26. Michael Schoonmaker -

    About the knife / cutting – There’s nothing to be afraid of. For one, you’ve already covered the fact that it should be sharp, as that’s the safest.

    The other half is just how you use it. The proper and safest way to cut is to hold it right. Lay your hand with your fingers perpendicular to the way you’re cutting (along the sushi roll). Then curl your fingers and bring the tips together such that all of your finger nails are forming a nice little wall between where you want to cut and your precious fingers!

    Then cut, using that “wall” to protect yourself. Your nails can take it! And have fun, as Allison is encouraging us all to with her wonderful recipes!

  27. Allison -

    DJ – True, this is a basic style, and I also have a post about uramaki sushi (with the rice on the outside.) But thanks for the tips! πŸ™‚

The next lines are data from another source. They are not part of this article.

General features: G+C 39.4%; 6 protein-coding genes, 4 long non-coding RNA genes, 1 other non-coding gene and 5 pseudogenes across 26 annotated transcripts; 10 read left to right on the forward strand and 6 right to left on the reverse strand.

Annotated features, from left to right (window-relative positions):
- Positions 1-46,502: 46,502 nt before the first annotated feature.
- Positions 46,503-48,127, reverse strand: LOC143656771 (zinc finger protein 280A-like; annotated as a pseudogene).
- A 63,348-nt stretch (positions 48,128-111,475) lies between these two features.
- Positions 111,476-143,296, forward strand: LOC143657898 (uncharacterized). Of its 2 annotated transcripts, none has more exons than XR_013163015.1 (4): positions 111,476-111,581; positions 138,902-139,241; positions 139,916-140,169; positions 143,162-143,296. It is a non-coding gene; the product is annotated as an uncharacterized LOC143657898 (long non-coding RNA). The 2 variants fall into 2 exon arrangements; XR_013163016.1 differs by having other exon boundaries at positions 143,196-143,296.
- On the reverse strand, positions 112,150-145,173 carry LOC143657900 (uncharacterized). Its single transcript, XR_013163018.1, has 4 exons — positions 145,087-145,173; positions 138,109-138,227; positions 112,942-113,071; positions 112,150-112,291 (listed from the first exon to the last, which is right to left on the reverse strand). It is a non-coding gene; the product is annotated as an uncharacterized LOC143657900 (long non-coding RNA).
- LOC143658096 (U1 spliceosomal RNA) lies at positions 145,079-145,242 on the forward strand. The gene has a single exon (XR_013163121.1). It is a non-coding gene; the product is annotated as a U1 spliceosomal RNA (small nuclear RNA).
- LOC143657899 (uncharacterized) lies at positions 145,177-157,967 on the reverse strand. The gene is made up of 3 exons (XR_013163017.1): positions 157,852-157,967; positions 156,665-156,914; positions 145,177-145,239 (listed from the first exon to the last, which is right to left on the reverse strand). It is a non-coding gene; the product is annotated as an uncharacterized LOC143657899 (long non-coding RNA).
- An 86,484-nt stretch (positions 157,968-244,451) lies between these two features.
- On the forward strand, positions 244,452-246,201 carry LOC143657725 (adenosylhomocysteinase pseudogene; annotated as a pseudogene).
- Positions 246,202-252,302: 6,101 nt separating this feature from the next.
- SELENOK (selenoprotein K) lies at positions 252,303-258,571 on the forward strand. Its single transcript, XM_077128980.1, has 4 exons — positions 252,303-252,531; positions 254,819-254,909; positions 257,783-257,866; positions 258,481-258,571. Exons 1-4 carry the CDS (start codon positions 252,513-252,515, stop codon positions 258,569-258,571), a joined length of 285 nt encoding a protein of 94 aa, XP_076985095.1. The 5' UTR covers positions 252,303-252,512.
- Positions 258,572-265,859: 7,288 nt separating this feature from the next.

nihongo geek – Thank you, and I’m glad you found this guide helpful.

    Michael – Thanks for the knife tips! πŸ™‚

    Wayne – True, I’ve heard of that, though I don’t always stick to that tradition. Thankfully no bad luck for me yet. πŸ™‚

    Euphoria – Yes, real wasabi is supposed to be good for you. πŸ™‚

  28. Donnieboy -

    Just wanted to drop you a line to say, I enjoy reading your site. I thought about starting a blog myself but don’t have the time.
    Oh well maybe one day…. πŸ™‚

  29. Japanese Chef Knives -